The science of well-being and its theoretical foundations: A critical review of Positive Psychology’s paradigm

Beatrice Mazza, Massimo Grasso


Positive psychology, founded by Martin Seligman in 1998, has established itself very quickly in the international scene as the “new science of well-being”. This kind of psychology affirms a general change in relation to the object of clinical psychology. Clinical psychology was traditionally interested in pathology and the deficit. It has been found to be more “effective” by using a theoretical model based on issues such as happiness, personal fulfillment and satisfaction with their own lives. The problem of measurability of these issues has been resolved through the production of a multitude of self-reporting instruments. These instruments have led to the creation of a considerable body of studies and research that has led to the widespread dissemination among government agencies and private institutions. However many dissenting voices highlight some particularly critical aspects, such as: the claim to measure issues that are difficult to define in an operational sense; the adoption of an individualistic and universalistic perspective; membership of epistemological paradigms and methodological assumptions both of which are scarcely able to consider the complexity of the phenomena and the behavior observed since they both have been purged of their contextual dimension. This paper seeks to explore these issues by proposing a critical reflection on the paradigm of positive psychology and its application proposals.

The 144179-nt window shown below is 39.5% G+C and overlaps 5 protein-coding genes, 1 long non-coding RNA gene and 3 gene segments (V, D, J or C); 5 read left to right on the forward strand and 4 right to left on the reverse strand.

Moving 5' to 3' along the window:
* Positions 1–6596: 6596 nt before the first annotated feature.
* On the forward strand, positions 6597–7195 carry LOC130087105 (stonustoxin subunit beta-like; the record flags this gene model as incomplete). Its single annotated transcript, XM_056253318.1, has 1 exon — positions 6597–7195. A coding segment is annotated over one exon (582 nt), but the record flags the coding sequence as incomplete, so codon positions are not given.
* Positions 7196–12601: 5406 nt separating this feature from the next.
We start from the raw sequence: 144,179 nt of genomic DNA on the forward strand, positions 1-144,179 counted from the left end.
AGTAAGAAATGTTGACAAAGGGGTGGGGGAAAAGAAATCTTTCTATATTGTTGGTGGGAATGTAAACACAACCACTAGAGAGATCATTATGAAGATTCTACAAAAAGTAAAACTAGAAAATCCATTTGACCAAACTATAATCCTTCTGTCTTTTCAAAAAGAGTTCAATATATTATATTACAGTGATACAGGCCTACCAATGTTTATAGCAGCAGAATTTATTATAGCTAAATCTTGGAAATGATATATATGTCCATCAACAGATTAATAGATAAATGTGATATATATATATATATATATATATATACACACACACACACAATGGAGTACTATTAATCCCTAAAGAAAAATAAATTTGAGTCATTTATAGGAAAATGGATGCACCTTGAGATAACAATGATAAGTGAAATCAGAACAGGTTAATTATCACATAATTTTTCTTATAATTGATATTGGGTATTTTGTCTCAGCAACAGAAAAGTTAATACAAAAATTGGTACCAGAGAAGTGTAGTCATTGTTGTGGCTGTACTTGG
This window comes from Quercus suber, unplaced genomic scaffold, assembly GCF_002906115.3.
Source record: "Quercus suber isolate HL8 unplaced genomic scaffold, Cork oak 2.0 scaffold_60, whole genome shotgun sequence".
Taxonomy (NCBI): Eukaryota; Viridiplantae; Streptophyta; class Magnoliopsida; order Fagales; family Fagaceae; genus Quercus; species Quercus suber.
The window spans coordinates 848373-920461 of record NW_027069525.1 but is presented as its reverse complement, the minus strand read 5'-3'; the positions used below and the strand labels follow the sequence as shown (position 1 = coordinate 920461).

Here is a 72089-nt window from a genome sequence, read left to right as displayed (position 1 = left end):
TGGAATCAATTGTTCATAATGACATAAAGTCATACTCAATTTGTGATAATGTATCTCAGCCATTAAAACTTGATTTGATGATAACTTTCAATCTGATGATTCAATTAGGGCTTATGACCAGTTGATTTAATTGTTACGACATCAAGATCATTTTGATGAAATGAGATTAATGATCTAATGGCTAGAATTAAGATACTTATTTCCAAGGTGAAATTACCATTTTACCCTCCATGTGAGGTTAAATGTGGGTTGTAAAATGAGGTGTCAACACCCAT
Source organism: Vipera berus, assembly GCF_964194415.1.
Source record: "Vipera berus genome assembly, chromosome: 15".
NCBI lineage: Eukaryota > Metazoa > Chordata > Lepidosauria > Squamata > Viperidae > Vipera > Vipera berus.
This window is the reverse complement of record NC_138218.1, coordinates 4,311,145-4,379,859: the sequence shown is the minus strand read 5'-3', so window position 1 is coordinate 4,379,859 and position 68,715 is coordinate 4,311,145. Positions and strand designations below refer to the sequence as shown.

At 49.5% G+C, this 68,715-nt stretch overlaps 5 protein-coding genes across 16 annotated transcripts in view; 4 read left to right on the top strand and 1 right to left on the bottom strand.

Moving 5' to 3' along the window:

Positive psychology; wellness; clinical psychology; self report scales; happiness

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Rivista di Psicologia Clinica. Teoria e metodi dell'intervento

Rivista Telematica a Carattere Scientifico Registrazione presso il Tribunale civile di Roma (n.149/2006 del 17/03/2006)

ISSN 1828-9363